Tuesday 22 October 2019

Sky is the limit for ambitious club and its president

Club Focus: Highfield RFC

Cork outfit at the heart of the community and aiming high, writes Daragh Small

The Highfield senior squad who achieved promotion to Division 1B of the All-Ireland League
The Highfield senior squad who achieved promotion to Division 1B of the All-Ireland League

Mark Franklin has dedicated much of his life to his local rugby club, and in 2019 he finally became president as Highfield RFC entered Division 1B of the Energia All-Ireland League for the first time.

Born on the outskirts of Cork City, Franklin grew up on Model Farm Road, close to where Highfield Rugby was founded in 1930.

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The Highfield U-13s
The Highfield U-13s

Taking its name from Highfield Avenue and Highfield Avenue West, they went on to become the first Munster club to own their grounds while still in the junior rugby ranks.

"I only lived five minutes' walk from Highfield RFC," said Franklin. "That is where I am from and it is where I grew up.

"I am still living in Cork, on the other side of the city, but before I got married, and moved away, I was right beside the pitch."

Highfield gained senior status and their new clubhouse was opened just as their 13-acre site, which included facilities for soccer and squash, grew in the years that followed.

Club president Mark Franklin
Club president Mark Franklin

It was a social hub for the community and Franklin, who loved all sports, was enticed down to the rugby club for the first time in the late 1970s.

"I had played Gaelic games and soccer before that when I was a youngster. I was introduced to rugby through some of my friends," said Franklin.

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"I just got into it at U-18 level. I won a league medal straight away the first year. I kept with Highfield after that and I loved it."

From a 17-year-old with the physical attributes and brute force that enabled him to cope in the second and back row, rugby soon became his number one sport.

"I enjoyed it very much. I would have relished the physical challenge," said Franklin.

"I played at all levels for the club. Going through the years I played minor, Junior 2, Junior 1 up to senior level eventually. I played with them for a long time.

"I would have finished up playing in the very late 80s. I got an injury and I would have been around 30 at the time.

"Having said that, I played a couple of challenge games down through the years after that but I had to stop playing competitively when I got my injury."

Highfield RFC were increasingly holding their own at senior level but after initially longing for the game he loved, the new club president looks back and certainly doesn't fancy the bone-crunching tackles of today.


"I did miss playing, definitely in the early years, but I don't miss playing now because the demands on the body, there is a lot more commitment required than there was then," said Franklin.

"I am long past missing playing the game. I am enjoying being involved and not having a sore body the next day.

"Down through the years I have been involved in coaching as a manager and selector with various teams in the club, not the senior or first team but some of the junior sides. I was on various committees at stages over the years. The last few years I have progressed from junior vice-president to vice-president to president.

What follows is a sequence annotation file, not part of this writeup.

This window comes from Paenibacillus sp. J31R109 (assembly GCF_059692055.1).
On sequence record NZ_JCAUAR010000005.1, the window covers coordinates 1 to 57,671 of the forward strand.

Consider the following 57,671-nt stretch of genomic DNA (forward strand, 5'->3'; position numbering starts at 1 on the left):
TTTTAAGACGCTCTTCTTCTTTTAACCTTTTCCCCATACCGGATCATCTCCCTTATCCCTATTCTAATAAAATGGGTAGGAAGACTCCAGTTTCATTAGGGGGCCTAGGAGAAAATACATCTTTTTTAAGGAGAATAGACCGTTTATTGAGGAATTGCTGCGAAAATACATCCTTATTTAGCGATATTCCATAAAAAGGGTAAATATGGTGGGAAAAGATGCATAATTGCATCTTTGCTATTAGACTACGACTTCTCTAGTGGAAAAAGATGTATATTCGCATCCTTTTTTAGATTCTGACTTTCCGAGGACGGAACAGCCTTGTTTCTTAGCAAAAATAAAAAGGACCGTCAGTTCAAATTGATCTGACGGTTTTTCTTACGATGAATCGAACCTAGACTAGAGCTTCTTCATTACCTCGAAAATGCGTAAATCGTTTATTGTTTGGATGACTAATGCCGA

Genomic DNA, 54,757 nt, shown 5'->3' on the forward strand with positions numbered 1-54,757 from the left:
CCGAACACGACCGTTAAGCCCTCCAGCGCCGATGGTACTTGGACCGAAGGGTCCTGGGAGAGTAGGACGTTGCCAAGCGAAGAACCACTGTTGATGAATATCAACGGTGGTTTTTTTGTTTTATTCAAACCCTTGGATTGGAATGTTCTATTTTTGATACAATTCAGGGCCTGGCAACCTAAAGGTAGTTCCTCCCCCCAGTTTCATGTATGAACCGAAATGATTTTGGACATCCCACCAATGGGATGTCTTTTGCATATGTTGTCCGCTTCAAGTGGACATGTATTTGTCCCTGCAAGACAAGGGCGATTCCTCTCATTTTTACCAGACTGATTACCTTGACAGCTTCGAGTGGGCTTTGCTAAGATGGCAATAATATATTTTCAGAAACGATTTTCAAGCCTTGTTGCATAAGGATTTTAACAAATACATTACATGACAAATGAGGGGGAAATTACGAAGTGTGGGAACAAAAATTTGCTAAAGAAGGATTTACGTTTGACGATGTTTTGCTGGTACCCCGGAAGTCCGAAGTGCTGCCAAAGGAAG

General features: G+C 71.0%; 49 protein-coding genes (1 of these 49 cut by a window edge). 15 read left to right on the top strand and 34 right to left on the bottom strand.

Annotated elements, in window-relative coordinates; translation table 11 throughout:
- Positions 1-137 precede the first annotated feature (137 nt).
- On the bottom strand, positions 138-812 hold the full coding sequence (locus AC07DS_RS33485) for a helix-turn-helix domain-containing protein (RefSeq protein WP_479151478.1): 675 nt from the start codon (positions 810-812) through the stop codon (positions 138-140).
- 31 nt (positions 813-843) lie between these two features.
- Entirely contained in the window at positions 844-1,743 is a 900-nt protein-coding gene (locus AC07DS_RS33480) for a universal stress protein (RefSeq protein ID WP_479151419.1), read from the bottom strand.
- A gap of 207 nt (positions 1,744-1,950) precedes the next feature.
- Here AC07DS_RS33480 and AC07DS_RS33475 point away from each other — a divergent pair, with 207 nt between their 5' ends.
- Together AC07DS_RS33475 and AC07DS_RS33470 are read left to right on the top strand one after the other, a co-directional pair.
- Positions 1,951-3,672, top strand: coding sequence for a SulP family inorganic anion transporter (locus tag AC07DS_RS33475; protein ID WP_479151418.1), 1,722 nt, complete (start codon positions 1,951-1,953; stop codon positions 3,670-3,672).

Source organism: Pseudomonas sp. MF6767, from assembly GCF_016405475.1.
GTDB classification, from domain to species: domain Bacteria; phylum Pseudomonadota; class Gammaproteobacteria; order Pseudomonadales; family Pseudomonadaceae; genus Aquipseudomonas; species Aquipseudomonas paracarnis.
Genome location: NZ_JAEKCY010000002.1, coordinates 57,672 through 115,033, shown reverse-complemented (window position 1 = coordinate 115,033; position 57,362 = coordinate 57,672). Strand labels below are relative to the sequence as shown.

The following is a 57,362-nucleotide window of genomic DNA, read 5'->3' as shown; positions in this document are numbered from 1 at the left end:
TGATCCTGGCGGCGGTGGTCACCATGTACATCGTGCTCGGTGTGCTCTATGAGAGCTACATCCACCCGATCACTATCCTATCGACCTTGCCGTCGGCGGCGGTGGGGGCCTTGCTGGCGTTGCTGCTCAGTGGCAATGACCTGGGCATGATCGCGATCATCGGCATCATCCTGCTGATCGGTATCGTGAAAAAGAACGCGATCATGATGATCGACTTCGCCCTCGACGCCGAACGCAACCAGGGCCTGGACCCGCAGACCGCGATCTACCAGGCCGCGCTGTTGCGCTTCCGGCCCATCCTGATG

"It is a great honour and it's something I never really expected."

Franklin took over from Dermot Godsell before the start of the summer and, just like his predecessor, he takes huge personal satisfaction from being in charge of the club.

Just as Franklin was taking over the reins, Highfield's seniors were on the back of a stunning success in Division 2A, and a history-making promotion to Division 1B.

"I am extremely proud to be president of this club," said Franklin.

"I am involved in Highfield for over 40 years and I'm extremely proud to be involved, especially with the club doing so well."

Things have changed profoundly in those 40 years, but Woodleigh Park continues to be a focal point for the community.

Highfield hosted Malone last weekend and there were plenty of familiar faces in attendance to see a brilliant 27-6 success as the home side went top of the standings after the opening round.

"Everything is a lot more professional now, even at AIL level," said Franklin.

"The players look after themselves a lot more. They are fitter and stronger than before. Even though it is amateur at AIL level, there is a much more professional approach.

"Highfield have really taken that on in the last few years. There has been a lot of success with promotions and play-offs here. That has been driven by a really professional approach in the club.

"We are in Division 1B. It is our first time in this division. We had a great year last year. We played our first game at the weekend and had a great win. It has been a very good start for us.

"When you get promoted, the main aim is to consolidate and you have aspirations to at least finish mid table.

"Highfield as a club, and me as a president, we would have ambitions to go further than that. We are hopeful but there is a long way to go.

"I am very proud of Highfield, the team and the players and the dedication of everyone involved there. I am really looking forward to this season.

"It has just started. I have a lot of hope and anticipation about it."

Franklin is also a big Munster Rugby supporter while Irish Rugby continues to take centre stage during the World Cup. He isn't too hopeful of a first Webb Ellis Cup though.

"It is going to be very, very difficult for them at this stage," said Franklin.

"They peaked a year too early. We live in hope but it is going to be very, very hard for them."

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